A Race to Renovate
With a very limited independent film–scale budget, Annette Joseph transformed an ideal (yet very raw) two bedroom downtown Nashville loft into a cozy, light filled space that was just perfect for my family’s stay there. Housed in a building called “The Icon” in the up-and-coming “Gulch” area, Annette and her team worked tirelessly and achieved the unachievable in 10 days! Below, Annette chronicles how it was done. She is one impressive lady.
Annette Joseph on the Race to Renovate
When I first got word I would be designing a temporary living space in Nashville, Tennessee for Gwyneth Paltrow while she was filming a movie, all I knew is that she was a very accomplished actress, loves to cook, and has a website called goop.
Anything more about her I was about to learn at our first design meeting in Nashville, on a cold day in January.
We met in the apartment, which in a word was a shell. All it really had to speak for it was a fantastic view of downtown Nashville, and that’s about it. The kitchen was builder grade (in other words, not so nice) and the bathrooms were very ordinary. The big challenge? How to make this space a beautiful yet comfortable landing pad for a busy woman and her family, temporarily living in the south.
Gwyneth does a lot of cooking and we agreed that the kitchen needed some alterations, mainly a gas stove. I assured her I would make it a cook’s kitchen—and I did.
When we surveyed the rest of the apartment, the only request she had was a proper bathtub, as she loves to bathe her kids at night. After our walk through we sat down in my office to hammer out the details, so I could get started. I only had 10 days to plan, tear down, construct, and decorate the apartment (a 3-month project condensed into 10 days).
How it Came Together
I had put together a large stack of ideas, everything from furniture, color palette, fixtures, fabrics, appliances, lighting, and photos of original artwork for Gwyneth to sort through, so our meeting consisted of yes’s and no’s. She motored through about 200 choices in an hour. She knew the color palette and the style she wanted, modern yet comfortable, no autumnal color ways, and no sharp edges for the safety of the children. When we finished we shook hands at the door, and said good bye and she thanked me again, and we both went off to work, she to the set, and me to my desk to pull an all-nighter.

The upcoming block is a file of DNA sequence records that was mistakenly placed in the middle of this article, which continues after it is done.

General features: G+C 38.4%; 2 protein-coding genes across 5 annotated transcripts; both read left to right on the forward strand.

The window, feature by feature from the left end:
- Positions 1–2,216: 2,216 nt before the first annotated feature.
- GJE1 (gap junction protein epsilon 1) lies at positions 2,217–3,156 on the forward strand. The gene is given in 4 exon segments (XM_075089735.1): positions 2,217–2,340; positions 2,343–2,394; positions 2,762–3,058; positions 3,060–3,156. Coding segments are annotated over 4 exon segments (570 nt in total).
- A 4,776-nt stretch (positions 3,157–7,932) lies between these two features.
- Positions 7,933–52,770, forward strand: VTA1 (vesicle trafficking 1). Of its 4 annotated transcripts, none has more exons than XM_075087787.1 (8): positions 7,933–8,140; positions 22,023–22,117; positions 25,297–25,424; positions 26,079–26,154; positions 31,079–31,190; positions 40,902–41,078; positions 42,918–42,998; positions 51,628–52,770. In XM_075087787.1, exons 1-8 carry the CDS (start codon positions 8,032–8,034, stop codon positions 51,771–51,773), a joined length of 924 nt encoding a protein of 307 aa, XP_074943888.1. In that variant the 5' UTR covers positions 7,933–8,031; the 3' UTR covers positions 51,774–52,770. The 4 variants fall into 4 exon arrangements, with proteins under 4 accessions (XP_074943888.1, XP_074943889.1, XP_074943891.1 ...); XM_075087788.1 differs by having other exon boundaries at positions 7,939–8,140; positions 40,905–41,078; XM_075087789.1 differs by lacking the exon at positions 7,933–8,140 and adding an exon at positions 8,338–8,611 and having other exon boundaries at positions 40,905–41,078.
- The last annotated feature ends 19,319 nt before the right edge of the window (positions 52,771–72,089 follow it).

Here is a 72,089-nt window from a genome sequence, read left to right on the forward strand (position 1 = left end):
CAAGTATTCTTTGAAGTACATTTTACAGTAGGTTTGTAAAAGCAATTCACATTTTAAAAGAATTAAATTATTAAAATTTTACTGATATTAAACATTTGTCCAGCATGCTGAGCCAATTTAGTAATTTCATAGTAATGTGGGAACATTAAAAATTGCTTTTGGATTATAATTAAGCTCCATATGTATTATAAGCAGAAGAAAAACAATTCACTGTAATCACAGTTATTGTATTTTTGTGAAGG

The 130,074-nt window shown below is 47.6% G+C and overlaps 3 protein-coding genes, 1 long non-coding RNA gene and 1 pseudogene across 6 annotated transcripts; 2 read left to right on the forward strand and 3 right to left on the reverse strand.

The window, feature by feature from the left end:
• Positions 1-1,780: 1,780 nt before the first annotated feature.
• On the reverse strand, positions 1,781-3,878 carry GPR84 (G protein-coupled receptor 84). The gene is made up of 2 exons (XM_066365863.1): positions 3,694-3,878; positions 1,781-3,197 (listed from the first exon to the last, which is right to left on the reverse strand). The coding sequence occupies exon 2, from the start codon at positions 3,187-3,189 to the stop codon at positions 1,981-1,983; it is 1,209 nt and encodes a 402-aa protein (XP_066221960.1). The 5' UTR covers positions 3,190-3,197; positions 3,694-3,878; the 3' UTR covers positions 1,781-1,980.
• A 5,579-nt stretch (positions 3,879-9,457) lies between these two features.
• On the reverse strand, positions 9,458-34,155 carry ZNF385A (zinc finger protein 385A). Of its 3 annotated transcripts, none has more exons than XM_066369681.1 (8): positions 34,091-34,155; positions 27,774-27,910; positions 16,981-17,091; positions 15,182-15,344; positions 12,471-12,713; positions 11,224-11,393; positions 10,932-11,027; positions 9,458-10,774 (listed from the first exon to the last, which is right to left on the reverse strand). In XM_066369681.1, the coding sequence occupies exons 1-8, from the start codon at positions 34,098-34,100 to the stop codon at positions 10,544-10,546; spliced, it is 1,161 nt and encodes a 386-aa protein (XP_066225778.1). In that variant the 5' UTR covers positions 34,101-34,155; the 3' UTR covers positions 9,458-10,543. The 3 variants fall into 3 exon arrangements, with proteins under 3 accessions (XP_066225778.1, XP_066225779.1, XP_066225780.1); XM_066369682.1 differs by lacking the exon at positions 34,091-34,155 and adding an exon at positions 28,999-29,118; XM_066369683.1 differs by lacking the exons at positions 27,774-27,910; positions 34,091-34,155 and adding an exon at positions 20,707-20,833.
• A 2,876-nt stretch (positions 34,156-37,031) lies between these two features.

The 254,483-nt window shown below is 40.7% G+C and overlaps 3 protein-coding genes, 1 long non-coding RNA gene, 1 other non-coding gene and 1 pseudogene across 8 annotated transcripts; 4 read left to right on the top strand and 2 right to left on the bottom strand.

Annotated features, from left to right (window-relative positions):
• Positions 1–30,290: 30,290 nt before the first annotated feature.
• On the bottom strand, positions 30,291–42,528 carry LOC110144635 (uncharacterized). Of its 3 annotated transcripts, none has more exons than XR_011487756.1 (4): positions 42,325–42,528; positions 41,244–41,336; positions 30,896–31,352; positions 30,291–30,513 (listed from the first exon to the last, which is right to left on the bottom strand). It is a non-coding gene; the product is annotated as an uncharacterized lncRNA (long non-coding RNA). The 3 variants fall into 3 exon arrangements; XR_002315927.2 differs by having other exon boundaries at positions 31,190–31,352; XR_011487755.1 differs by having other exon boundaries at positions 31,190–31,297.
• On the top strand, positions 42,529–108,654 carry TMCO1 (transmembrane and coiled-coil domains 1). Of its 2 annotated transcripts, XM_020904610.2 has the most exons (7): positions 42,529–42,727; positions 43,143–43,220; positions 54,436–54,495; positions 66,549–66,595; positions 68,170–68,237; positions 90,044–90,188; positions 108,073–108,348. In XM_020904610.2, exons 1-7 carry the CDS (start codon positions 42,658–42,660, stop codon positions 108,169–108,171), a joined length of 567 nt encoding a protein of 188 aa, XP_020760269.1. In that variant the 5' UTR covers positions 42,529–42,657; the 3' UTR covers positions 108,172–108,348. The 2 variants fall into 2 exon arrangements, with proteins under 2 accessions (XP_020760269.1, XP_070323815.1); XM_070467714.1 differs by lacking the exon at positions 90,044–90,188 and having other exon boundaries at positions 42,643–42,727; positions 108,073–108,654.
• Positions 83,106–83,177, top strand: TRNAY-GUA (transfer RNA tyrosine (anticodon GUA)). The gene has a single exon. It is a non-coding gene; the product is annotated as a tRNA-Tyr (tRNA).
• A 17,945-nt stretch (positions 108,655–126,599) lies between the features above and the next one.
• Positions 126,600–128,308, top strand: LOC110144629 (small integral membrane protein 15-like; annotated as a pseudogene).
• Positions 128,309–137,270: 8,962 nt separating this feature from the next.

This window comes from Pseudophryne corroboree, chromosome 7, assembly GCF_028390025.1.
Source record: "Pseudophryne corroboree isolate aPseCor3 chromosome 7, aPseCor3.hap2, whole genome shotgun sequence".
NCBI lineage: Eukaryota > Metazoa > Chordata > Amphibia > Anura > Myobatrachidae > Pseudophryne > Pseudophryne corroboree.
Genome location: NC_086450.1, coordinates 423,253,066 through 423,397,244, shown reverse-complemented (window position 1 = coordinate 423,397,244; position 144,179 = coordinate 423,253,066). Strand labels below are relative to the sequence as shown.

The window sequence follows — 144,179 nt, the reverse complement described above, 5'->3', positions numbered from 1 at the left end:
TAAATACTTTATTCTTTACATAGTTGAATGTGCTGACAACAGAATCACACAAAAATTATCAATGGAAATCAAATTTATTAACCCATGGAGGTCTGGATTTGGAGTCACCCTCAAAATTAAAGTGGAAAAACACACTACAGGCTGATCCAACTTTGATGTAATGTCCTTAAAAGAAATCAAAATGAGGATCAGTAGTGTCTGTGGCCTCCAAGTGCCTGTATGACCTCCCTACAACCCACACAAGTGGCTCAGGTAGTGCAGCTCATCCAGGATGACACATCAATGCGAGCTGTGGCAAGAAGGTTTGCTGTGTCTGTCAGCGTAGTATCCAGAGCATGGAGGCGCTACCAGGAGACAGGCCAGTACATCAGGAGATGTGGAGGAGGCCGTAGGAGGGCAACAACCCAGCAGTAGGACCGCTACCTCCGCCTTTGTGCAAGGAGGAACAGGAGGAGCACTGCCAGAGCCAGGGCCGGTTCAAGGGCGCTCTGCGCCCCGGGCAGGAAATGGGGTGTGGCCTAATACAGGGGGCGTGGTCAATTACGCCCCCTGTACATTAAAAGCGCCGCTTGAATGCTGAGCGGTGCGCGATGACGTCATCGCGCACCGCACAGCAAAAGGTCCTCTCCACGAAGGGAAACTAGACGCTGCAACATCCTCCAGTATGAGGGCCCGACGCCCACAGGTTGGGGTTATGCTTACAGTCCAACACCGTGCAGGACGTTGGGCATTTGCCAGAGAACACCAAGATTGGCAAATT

The Plan of Attack
We had a strict timeline… worked 16-18 hour shifts with an amazing crew of craftsmen….and here’s how it went down….
“Monday and Tuesday: While the guys tore everything down that I specified out of the space, I shopped for tile, fixtures, lighting, and a proper bathtub. I ordered furniture, while my fabulous assistant Natalie bought everything for the day to day, like all the kitchen small appliances, kitchen essentials like dishes, pots and pans, sheets, towels, even toys for the kids. One trick was that we never let the 18-hour crew leave to eat lunch, we brought lunch and all ate together to keep the momentum going.
“Wednesday-Sunday: We put the apartment back together, hanging drywall, sanding, and painting all at the same time, which is a nightmare, but with clever solutions we managed to get it done. We laid tile, hung lighting, created a pantry, installed appliances and drapery all at the same time, and we even painted a giant chalkboard wall for Apple and Moses. At one point I counted there were 30 men all pounding, painting, tiling, and installing appliances and lighting at the same time.
By Monday of the following week, one week after tearing the place to shreds, three assistants and I were cleaning and prepping to load in furniture to start finishing the space.
Tuesday – Thursday: My assistants and I were washing, ironing, loading into cabinets and folding laundry all at the same time, while a professional art installer installed artwork on the walls. We arranged flowers, placed scented candles, installed an iPod station, and a TV.
The owner of Mitchell Gold Atlanta/Nashville, Ben, came and installed the master bed himself, everyone pitched in.
Needless to say it was non-stop 24 hours a day, and I could not have done it had I not had the relationships with vendors.
Warming up an Industrial Space
By Friday we were finished, and the nonstop pace had paid off. By using soothing tones of linen and grey, soft inviting fabric choices, an accent wall painted fuchsia as a fun surprise, along with comfortable big scale pieces of furniture from Mitchell Gold, this stark industrial space looked warm and inviting. I incorporated lots of great lighting all on dimmers (my hard/fast rule for lighting your home) and fluffy rugs.